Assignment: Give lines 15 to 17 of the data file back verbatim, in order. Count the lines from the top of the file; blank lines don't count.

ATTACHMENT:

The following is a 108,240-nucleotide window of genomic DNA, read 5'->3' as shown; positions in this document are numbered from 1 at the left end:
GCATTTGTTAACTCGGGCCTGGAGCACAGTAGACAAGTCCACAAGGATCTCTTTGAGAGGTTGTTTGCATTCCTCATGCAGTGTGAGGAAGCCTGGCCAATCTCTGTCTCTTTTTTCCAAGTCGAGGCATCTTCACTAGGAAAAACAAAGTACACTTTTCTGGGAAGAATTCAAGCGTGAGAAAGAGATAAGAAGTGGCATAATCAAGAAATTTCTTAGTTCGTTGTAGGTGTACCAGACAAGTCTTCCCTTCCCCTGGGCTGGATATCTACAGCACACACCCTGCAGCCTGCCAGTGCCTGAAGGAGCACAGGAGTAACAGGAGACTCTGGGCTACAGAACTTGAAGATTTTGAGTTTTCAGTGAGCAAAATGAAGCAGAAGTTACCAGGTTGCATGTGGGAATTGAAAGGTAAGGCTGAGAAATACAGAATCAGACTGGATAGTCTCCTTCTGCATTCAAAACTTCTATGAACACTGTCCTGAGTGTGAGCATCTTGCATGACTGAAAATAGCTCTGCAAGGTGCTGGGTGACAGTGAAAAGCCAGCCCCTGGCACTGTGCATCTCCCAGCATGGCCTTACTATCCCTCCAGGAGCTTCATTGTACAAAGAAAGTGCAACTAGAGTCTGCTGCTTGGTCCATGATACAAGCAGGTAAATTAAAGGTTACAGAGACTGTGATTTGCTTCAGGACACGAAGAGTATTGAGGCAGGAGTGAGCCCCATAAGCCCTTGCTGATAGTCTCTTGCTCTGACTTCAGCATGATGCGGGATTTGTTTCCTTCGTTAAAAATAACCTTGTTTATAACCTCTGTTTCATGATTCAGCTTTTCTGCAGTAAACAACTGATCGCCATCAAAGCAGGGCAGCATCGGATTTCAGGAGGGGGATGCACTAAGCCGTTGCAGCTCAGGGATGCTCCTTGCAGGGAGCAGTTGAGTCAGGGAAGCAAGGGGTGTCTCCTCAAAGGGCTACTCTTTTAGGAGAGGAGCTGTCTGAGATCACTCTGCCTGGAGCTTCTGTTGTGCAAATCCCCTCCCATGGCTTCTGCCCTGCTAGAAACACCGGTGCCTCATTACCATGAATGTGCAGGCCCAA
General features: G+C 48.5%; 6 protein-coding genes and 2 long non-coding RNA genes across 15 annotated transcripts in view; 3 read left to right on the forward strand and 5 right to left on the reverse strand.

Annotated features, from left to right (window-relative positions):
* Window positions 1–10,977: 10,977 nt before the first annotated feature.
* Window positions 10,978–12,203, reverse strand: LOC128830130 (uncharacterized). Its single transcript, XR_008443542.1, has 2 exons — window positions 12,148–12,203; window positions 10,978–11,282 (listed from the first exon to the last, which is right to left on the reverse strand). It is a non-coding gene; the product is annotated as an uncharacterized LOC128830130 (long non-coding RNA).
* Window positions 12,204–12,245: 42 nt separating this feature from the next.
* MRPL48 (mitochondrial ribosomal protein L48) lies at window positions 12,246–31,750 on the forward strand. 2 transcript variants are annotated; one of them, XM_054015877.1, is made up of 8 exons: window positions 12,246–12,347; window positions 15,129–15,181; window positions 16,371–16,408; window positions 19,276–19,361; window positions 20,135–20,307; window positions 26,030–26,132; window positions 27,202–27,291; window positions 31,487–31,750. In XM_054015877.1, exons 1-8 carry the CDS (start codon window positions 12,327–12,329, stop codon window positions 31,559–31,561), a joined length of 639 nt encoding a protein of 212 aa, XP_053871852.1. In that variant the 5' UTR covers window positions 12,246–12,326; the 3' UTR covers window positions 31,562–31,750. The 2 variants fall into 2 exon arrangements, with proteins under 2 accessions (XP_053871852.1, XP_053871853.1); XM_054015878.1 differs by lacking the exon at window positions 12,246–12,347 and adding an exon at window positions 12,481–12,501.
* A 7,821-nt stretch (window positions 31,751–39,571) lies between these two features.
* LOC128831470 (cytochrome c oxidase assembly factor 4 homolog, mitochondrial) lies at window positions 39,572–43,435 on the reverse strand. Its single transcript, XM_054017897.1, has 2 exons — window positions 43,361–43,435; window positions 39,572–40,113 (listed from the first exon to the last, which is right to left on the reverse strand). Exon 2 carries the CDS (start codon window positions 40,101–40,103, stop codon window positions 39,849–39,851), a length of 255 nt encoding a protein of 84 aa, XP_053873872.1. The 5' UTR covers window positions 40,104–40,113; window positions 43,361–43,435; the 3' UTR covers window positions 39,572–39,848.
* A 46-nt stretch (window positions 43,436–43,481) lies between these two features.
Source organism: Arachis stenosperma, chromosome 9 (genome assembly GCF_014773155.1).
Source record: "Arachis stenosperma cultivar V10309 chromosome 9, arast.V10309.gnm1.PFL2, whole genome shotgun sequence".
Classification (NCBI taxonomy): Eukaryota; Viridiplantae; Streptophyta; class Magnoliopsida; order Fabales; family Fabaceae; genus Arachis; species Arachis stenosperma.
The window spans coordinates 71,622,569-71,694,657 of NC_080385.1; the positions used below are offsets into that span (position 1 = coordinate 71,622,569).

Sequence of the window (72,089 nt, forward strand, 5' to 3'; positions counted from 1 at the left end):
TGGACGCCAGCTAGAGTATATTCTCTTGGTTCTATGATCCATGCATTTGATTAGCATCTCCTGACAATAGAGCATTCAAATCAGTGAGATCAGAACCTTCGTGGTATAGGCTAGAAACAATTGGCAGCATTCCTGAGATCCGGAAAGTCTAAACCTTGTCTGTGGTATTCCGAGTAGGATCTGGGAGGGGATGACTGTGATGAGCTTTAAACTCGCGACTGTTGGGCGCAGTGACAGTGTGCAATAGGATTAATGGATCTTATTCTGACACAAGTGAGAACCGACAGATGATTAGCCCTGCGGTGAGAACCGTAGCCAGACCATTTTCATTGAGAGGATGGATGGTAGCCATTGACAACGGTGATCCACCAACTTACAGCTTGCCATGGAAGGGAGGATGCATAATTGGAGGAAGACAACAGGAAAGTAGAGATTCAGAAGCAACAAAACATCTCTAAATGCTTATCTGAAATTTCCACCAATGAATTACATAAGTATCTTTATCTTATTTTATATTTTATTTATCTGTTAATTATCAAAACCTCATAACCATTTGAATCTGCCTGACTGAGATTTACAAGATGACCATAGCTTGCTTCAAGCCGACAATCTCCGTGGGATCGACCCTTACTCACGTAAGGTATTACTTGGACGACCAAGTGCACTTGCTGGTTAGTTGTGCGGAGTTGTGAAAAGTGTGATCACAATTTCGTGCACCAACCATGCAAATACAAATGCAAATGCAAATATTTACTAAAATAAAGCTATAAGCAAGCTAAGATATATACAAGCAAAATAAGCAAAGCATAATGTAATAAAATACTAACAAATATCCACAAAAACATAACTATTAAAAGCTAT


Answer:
The window spans coordinates 71,622,569-71,694,657 of NC_080385.1; the positions used below are offsets into that span (position 1 = coordinate 71,622,569).

Sequence of the window (72,089 nt, forward strand, 5' to 3'; positions counted from 1 at the left end):
TGGACGCCAGCTAGAGTATATTCTCTTGGTTCTATGATCCATGCATTTGATTAGCATCTCCTGACAATAGAGCATTCAAATCAGTGAGATCAGAACCTTCGTGGTATAGGCTAGAAACAATTGGCAGCATTCCTGAGATCCGGAAAGTCTAAACCTTGTCTGTGGTATTCCGAGTAGGATCTGGGAGGGGATGACTGTGATGAGCTTTAAACTCGCGACTGTTGGGCGCAGTGACAGTGTGCAATAGGATTAATGGATCTTATTCTGACACAAGTGAGAACCGACAGATGATTAGCCCTGCGGTGAGAACCGTAGCCAGACCATTTTCATTGAGAGGATGGATGGTAGCCATTGACAACGGTGATCCACCAACTTACAGCTTGCCATGGAAGGGAGGATGCATAATTGGAGGAAGACAACAGGAAAGTAGAGATTCAGAAGCAACAAAACATCTCTAAATGCTTATCTGAAATTTCCACCAATGAATTACATAAGTATCTTTATCTTATTTTATATTTTATTTATCTGTTAATTATCAAAACCTCATAACCATTTGAATCTGCCTGACTGAGATTTACAAGATGACCATAGCTTGCTTCAAGCCGACAATCTCCGTGGGATCGACCCTTACTCACGTAAGGTATTACTTGGACGACCAAGTGCACTTGCTGGTTAGTTGTGCGGAGTTGTGAAAAGTGTGATCACAATTTCGTGCACCAACCATGCAAATACAAATGCAAATGCAAATATTTACTAAAATAAAGCTATAAGCAAGCTAAGATATATACAAGCAAAATAAGCAAAGCATAATGTAATAAAATACTAACAAATATCCACAAAAACATAACTATTAAAAGCTAT